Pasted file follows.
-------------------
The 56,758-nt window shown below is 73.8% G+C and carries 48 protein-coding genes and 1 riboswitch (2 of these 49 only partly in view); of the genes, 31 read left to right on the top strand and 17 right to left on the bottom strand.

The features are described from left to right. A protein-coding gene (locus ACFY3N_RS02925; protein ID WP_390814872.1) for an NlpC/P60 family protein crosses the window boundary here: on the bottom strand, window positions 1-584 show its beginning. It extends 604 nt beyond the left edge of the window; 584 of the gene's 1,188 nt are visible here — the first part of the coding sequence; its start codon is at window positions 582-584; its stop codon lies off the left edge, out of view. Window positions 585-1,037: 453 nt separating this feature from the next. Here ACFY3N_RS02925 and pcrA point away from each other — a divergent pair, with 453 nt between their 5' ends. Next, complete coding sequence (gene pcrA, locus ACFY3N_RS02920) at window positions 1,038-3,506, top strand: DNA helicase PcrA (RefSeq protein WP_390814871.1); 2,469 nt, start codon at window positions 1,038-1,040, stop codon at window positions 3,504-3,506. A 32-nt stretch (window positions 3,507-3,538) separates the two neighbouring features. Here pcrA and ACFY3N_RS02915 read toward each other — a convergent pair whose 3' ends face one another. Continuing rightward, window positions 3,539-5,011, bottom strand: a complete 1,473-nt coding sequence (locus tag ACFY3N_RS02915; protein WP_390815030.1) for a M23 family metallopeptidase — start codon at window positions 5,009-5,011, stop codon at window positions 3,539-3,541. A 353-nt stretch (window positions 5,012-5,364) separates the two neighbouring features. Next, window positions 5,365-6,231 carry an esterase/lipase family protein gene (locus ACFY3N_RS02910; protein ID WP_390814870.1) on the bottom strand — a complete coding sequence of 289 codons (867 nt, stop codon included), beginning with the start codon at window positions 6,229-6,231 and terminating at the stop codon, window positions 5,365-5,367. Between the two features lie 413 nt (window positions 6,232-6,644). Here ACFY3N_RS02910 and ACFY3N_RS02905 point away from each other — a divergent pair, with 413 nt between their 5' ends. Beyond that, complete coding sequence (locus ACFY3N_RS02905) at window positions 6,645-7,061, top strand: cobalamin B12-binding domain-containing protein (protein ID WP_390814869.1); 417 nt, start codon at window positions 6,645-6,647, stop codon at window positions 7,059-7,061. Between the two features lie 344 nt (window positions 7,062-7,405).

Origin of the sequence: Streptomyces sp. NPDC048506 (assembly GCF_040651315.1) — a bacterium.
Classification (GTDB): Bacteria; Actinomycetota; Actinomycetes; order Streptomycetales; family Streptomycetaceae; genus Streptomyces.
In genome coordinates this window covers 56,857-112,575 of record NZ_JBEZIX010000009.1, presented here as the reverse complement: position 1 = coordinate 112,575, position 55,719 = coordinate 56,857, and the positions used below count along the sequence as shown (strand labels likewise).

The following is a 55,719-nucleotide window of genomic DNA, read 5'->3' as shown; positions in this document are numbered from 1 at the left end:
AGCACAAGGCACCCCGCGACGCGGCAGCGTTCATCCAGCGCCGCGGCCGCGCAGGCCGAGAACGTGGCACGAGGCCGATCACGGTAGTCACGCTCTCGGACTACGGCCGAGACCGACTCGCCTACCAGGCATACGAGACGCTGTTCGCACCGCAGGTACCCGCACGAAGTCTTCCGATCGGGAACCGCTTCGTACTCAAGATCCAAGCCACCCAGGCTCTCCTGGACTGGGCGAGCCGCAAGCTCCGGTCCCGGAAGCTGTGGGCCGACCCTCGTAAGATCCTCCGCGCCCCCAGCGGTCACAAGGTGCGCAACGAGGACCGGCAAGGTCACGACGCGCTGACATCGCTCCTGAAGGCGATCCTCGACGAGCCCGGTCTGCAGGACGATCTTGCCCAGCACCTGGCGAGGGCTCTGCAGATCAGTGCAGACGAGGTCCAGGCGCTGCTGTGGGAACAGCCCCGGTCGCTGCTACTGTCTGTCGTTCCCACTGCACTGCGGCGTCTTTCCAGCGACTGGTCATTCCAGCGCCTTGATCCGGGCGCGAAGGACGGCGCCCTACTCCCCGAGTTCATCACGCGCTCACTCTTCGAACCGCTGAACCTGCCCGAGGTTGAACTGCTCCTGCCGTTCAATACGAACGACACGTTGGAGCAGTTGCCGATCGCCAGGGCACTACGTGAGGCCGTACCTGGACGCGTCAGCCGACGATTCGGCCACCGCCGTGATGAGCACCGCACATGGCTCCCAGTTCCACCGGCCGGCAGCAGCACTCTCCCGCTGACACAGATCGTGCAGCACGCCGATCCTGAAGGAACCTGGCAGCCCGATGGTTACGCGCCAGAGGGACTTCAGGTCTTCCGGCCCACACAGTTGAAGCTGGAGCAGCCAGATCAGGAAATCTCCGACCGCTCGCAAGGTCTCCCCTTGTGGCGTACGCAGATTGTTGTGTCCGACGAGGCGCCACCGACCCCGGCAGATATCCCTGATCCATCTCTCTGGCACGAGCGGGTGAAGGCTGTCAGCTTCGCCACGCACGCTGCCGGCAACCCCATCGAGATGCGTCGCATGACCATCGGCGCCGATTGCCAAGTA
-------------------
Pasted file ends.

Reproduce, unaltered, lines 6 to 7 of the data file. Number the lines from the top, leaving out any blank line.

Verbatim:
The following is a 55,719-nucleotide window of genomic DNA, read 5'->3' as shown; positions in this document are numbered from 1 at the left end:
AGCACAAGGCACCCCGCGACGCGGCAGCGTTCATCCAGCGCCGCGGCCGCGCAGGCCGAGAACGTGGCACGAGGCCGATCACGGTAGTCACGCTCTCGGACTACGGCCGAGACCGACTCGCCTACCAGGCATACGAGACGCTGTTCGCACCGCAGGTACCCGCACGAAGTCTTCCGATCGGGAACCGCTTCGTACTCAAGATCCAAGCCACCCAGGCTCTCCTGGACTGGGCGAGCCGCAAGCTCCGGTCCCGGAAGCTGTGGGCCGACCCTCGTAAGATCCTCCGCGCCCCCAGCGGTCACAAGGTGCGCAACGAGGACCGGCAAGGTCACGACGCGCTGACATCGCTCCTGAAGGCGATCCTCGACGAGCCCGGTCTGCAGGACGATCTTGCCCAGCACCTGGCGAGGGCTCTGCAGATCAGTGCAGACGAGGTCCAGGCGCTGCTGTGGGAACAGCCCCGGTCGCTGCTACTGTCTGTCGTTCCCACTGCACTGCGGCGTCTTTCCAGCGACTGGTCATTCCAGCGCCTTGATCCGGGCGCGAAGGACGGCGCCCTACTCCCCGAGTTCATCACGCGCTCACTCTTCGAACCGCTGAACCTGCCCGAGGTTGAACTGCTCCTGCCGTTCAATACGAACGACACGTTGGAGCAGTTGCCGATCGCCAGGGCACTACGTGAGGCCGTACCTGGACGCGTCAGCCGACGATTCGGCCACCGCCGTGATGAGCACCGCACATGGCTCCCAGTTCCACCGGCCGGCAGCAGCACTCTCCCGCTGACACAGATCGTGCAGCACGCCGATCCTGAAGGAACCTGGCAGCCCGATGGTTACGCGCCAGAGGGACTTCAGGTCTTCCGGCCCACACAGTTGAAGCTGGAGCAGCCAGATCAGGAAATCTCCGACCGCTCGCAAGGTCTCCCCTTGTGGCGTACGCAGATTGTTGTGTCCGACGAGGCGCCACCGACCCCGGCAGATATCCCTGATCCATCTCTCTGGCACGAGCGGGTGAAGGCTGTCAGCTTCGCCACGCACGCTGCCGGCAACCCCATCGAGATGCGTCGCATGACCATCGGCGCCGATTGCCAAGTA